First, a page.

Kunkel G. 1984. Plants for Human Consumption: An Annotated Checklist of the Edible Phanerogams and Ferns. Oberreifenberg (Germany): Koeltz Scientific Books. https://books.google.com/books/about/Plants_for_Human_Consumption.html?id=7L0H0WBBMOkC
Hāwī is gonna get down! Am so jazzed to be a presenter at this years 10th Annual ʻĀina Fest on September 7th. My workshop will focus on the butterfly gingers, it's a theme right now, so come prepared to have their heavenly scent fill you up.
GET YOUR TICKETS NOW ----->>> https://hipagriculture.org/aina-fest
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July 27, 2019
The Sonoran Desert has always held a special place in my heart, as I learned to love it during visits with my grandparents. Now, I've been called to return and help in the care of my grandmother who has dementia. My mom has been her caregiver for the last 7 years and it is time for me to play a more active role. I will return again in December, and probably be making more regular trips to relieve my mom. God bless the caregivers!
It's hard to pick favorites in life, but saguaro (Carnegiea gigantea) cactus fruits are my favorite wild food. They contain fat and sugar, which is a pretty awesome combination! These beauties are protected, so it is advised that you connect in with traditional harvesters to be given permission and learn how to harvest in a respectful and appropriate way.
In 2007 I joined Stella Tucker out at her traditional saguaro camp, and this video documents her families way of harvesting and processing the fruits. Fast forward to 2019 and I just met a new foraging friend, Mark Lewis. Mark told Stella he was meeting me and she was like, "Oh yeah, that white lady who came out here all those years ago. I remember her!" So fun for me to reconnect, in these roundabout ways, with those of us who practice our love for the land. May Stella and her family be blessed in perpetuity, and the Tohono O'odam people, and the saguaros ♥
The bulk of my wild food diet here in the Sonoran Desert right now has been prickly pear fruits (Opuntia spp). These magenta beauties have found their way into multiple rounds of barbeque sauce, margaritas, fruit leather, and so much more.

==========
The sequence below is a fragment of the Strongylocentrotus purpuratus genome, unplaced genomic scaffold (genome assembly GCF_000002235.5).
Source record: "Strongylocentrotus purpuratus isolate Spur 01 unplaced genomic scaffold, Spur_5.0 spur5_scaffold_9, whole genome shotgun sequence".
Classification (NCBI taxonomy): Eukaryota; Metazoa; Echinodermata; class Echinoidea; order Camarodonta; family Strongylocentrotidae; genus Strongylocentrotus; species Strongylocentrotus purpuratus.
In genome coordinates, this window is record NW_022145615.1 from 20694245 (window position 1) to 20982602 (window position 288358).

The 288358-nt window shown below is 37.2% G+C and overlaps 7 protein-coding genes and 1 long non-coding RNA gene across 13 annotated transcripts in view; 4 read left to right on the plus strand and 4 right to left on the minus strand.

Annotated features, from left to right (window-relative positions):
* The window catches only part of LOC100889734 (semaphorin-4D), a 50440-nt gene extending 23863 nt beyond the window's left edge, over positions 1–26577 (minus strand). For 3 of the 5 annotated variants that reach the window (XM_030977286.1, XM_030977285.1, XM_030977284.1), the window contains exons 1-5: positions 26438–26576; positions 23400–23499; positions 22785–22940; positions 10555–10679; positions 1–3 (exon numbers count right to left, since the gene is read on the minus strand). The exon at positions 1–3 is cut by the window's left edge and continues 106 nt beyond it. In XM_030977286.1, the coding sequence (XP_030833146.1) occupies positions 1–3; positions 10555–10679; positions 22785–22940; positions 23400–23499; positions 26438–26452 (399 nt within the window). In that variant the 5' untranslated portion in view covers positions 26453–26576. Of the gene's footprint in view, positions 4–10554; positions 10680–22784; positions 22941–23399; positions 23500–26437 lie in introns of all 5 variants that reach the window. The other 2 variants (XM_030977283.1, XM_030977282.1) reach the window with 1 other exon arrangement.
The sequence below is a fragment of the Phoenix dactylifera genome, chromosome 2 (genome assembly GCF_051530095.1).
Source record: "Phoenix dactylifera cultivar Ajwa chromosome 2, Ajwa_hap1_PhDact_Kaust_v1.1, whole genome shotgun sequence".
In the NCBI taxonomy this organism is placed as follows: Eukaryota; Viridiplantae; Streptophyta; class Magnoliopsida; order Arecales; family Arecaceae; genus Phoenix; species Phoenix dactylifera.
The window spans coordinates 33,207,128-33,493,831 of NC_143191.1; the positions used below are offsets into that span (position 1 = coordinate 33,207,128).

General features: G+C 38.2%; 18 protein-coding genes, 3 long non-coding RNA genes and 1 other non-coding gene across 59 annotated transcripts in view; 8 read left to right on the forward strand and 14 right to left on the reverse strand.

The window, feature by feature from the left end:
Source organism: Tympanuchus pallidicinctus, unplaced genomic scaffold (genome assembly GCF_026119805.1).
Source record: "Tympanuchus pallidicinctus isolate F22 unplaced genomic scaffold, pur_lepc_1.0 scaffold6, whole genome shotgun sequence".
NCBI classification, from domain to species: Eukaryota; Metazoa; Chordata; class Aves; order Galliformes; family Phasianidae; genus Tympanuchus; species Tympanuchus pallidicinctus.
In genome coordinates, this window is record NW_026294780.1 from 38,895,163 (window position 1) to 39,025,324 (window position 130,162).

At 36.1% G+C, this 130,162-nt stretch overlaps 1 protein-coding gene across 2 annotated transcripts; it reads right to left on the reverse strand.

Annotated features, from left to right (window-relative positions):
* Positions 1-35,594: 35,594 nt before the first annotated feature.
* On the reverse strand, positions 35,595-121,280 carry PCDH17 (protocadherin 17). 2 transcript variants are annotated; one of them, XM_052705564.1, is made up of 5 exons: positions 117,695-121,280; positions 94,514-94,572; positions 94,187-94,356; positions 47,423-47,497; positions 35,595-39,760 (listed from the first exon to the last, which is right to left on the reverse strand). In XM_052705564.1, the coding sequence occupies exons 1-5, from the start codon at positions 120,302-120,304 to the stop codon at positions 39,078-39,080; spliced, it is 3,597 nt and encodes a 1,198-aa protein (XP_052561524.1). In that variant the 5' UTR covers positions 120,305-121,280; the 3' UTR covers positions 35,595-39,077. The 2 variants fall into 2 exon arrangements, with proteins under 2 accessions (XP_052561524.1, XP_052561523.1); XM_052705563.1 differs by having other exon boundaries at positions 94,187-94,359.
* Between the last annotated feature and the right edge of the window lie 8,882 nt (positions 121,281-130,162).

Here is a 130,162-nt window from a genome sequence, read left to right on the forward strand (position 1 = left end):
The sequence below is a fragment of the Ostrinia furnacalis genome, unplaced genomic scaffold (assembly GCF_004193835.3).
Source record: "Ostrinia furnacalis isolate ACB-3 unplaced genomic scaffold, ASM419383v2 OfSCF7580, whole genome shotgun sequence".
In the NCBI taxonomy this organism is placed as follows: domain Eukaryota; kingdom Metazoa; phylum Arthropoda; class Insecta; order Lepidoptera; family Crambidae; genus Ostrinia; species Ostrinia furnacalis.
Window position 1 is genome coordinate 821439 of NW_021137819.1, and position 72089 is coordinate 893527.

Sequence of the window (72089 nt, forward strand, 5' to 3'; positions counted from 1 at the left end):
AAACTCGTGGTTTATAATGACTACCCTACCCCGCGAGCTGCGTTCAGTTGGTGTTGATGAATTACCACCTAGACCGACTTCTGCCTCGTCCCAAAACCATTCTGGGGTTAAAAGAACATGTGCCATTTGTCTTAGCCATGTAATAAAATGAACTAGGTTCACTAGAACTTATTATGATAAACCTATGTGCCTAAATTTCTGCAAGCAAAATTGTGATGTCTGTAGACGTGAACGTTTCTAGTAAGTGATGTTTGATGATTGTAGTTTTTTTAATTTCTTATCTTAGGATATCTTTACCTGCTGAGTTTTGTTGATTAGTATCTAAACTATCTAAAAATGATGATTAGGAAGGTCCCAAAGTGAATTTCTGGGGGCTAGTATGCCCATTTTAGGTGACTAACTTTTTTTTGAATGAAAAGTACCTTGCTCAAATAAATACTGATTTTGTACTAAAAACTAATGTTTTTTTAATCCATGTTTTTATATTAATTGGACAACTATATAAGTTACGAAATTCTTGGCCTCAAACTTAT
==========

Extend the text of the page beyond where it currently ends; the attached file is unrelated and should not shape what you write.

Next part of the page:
In typical forager form, I traveled with a vitamin in my luggage. When it's 116° who needs many clothes, lol. I had heard the mesquite were dropping here, so I went from kiawe in Hawaiʻi to grinding my own flour here in Arizona.
Palo verde (Parkinsonia florida) have also been on the menu. These cheery flowers are in full force here in the Valley now, a welcome addition garnishing our meals.
Foothills palo verde (Parkinsonia microphylla) fresh seeds have been a trail nibble as I just missed a more major harvest. Absolutely delicious, and easy to just pop open the pods and eat these nourishing and delicious seeds.
This new-to-me wild food was a gifted experience by Mark Lewis, my new foraging friend. Mammallaria albicans. It was Mark's "gateway wild food", as in the food that got him hooked on wild foods! He grew up in Baja, in his ancestral homelands of the PaiPai people. So much story, so much goodness.
And finally, desert willow (Chilopsis linearis) has been in glorious bloom. It really makes you wonder how...how can these plants and animals survive in 116° weather? But they do, and it is mind boggling and awe-inspiring. So much to learn, stories to share, but the simple act of participating in the dance of life with them is a great start.
July 13, 2019